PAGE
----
Usually I dreaded Sundays because it (1) punctuated the last day of the short weekend, (2) signified that Monday, the start of the work week, was right around the corner, and (3) brought anxiety that I had not accomplished all the things I had planned to do at the start of the week. As a result, Sundays were always stressful and full of anxiety. It was never a day to enjoy for itself, but more a transition day from Saturday, a fun day, to Monday, a not so fun day. Moreover, for much of my adult years, my full Sundays were spent outside my home, either traveling back from a short weekend trip somewhere or running last-minute errands that I had neglected to accomplish during the weekend. Now, my Sunday routine has changed, and I credit Germany for that welcome discovery.
Unlike most other countries, where commerce flows 24-7, Germany still honors tradition and firmly protects their Blue Laws, which pretty much closes almost all commercial activities on Sunday. If you want to start your European road trip holiday or drive somewhere, Sunday is a great day to hit the German autobahns. Because transport vehicles (lorries, tractor trailers or semis), otherwise known as LKWs in Germany, are verboten to be driven on Sundays, it makes driving on the autobahns that much more enjoyable for the rest of us. As with the LKWs, all stores are shut, with the exception of a few non-German restaurants and cafes which may stay open.
At first I was annoyed by this inconvenience on Sunday closures. After all, Sundays were my preferred days to shop for groceries or run errands. It was my last chance to get things accomplished, but the German laws wouldn’t allow me to do it. Fortunately, instead of moving slowly through the five stages of loss (yes, I felt like I was losing my Sundays, my catch up day), I have come to accept and even relish my Sundays in Germany.
Although my husband and I often speak about sleeping in on the weekends (his idea of ‘sleeping in’ is to wake up at 5:30 instead of 5:00; mine is a little later), he is always up before me. This Sunday my husband woke up even earlier than usual to finish preparing the sourdough bread he had started the night before. He roused me from bed as the espresso for the cappuccino was releasing its last hisses, the egg neared perfect poaching, the bacon was crackling just right, and the smell of freshly baked bread wafted from the kitchen to the bedroom. For all the arguments ‘they’ raise about women trumping men in terms of multitasking, my husband beats me hands down in the kitchen for multitasking; I can barely boil water without scorching a new pot and starting a fire. Yes, I have done that before, much to my husband’s horror and dismay.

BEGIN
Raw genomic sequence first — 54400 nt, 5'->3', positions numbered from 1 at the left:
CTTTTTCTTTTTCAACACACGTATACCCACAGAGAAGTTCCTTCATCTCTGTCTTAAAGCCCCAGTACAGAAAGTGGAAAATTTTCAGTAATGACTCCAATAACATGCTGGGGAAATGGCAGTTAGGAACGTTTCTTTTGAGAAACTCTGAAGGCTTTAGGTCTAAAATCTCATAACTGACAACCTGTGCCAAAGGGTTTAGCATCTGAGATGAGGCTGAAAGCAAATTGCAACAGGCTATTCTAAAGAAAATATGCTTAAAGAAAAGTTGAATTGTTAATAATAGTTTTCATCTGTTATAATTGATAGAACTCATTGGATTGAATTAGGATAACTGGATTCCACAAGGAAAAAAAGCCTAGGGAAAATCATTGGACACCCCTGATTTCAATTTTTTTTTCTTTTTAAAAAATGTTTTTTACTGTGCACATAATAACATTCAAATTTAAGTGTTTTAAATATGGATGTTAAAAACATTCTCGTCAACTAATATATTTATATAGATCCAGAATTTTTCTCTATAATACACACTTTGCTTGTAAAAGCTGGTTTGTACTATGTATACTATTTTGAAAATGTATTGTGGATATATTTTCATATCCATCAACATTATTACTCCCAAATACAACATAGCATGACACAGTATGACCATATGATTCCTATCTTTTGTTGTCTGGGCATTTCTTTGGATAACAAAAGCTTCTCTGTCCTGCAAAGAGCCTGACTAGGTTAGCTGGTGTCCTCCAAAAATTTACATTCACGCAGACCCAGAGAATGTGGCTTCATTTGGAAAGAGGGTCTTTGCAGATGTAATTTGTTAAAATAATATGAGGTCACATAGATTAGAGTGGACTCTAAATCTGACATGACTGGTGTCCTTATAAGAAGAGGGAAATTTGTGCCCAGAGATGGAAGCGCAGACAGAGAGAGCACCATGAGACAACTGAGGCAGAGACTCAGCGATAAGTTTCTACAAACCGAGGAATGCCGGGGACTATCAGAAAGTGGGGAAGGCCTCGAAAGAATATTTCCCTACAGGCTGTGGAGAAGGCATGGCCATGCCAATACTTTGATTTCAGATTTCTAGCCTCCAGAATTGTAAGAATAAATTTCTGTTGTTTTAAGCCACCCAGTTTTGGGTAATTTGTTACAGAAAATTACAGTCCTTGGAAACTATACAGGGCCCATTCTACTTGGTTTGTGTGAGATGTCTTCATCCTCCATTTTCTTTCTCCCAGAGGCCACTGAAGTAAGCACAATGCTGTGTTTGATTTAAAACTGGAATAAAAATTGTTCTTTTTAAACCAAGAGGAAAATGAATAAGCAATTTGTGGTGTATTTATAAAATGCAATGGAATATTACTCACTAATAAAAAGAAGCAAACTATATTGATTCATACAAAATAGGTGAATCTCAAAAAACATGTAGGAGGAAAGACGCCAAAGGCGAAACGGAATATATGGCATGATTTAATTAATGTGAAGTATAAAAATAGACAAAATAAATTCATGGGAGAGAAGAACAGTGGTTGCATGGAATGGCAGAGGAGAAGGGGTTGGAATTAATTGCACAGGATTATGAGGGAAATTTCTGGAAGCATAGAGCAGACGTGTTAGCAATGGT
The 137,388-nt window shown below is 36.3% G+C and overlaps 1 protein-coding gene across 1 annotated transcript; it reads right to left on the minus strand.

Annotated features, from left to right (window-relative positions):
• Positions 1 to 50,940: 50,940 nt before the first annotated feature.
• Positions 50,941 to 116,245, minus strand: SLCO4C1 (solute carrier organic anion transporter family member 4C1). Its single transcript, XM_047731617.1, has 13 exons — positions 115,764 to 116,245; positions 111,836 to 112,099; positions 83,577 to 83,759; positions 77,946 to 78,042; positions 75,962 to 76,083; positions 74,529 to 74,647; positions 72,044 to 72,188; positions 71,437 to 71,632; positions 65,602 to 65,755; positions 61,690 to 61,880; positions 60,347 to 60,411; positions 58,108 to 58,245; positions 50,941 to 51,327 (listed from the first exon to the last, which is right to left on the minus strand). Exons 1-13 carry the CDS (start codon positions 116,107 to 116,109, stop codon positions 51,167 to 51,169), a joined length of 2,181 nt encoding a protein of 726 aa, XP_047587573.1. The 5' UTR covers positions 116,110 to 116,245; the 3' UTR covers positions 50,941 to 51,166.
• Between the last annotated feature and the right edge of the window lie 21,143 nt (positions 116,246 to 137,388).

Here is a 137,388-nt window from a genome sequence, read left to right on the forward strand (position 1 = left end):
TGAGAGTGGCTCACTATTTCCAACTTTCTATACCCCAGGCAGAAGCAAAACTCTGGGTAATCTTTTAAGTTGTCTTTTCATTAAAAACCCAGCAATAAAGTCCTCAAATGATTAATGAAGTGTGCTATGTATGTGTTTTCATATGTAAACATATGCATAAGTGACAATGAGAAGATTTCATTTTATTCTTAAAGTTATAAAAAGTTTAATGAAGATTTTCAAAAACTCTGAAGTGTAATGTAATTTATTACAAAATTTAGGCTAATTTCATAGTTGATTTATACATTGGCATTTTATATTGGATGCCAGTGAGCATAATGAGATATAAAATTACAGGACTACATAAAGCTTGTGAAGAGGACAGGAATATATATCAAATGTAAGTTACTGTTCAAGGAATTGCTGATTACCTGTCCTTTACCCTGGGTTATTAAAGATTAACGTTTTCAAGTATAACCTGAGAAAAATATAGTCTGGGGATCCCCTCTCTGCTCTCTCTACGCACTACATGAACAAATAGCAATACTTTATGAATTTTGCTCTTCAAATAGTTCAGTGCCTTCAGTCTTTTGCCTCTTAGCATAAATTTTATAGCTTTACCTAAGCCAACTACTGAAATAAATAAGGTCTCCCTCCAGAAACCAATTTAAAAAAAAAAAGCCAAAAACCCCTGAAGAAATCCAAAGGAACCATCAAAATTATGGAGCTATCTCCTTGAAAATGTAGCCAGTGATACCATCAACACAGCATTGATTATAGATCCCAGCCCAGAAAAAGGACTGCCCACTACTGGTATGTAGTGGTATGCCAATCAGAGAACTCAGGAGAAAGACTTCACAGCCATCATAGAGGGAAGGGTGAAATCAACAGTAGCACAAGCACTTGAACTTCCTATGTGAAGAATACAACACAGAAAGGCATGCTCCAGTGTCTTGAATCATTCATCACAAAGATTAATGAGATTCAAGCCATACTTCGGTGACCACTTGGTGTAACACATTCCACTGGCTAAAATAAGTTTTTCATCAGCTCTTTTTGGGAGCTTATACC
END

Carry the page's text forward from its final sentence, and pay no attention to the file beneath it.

After our leisure Sunday breakfast, my husband busied himself with this and that around the house while I read in the living room. I looked outside and saw that the sky was clear, a rarity this time of year in Germany. I asked my husband if he wanted to go for a walk and he answered, “Sure. How about after lunch?” In keeping with German tradition, I was thinking we could walk over to the Palmengarten and have cake and coffee at Siesmeyer Cafe. But then I remembered that we still had a few pieces of the Baumkuchen my mother in law had given us as we left her house to return home. The cake doesn’t stay fresh long and it would be better for us to finish it up today. When I looked outside again, it was as if the skies were in agreement; it was raining and the clouds had rolled back over us. In the past, I would have felt guilty staying home all day on Sunday, but now I don’t feel guilty or even like I am missing out on something that I should have accomplished or done.
It is important for us all to have at least one day a week, where we are not tied into the 24-7 commercial machine, where we simply stop to observe the clouds rolling by outside, or smell the bacon frying in the kitchen, sink deep into an engrossing book, share and laugh about silly things with family and friends, or reflect on the week passed. Sundays in Germany are allowing me to do that. I didn’t embrace it at first, but I am learning to embrace it now. I hope that you are able to create your own Sunday in Germany, wherever you may be.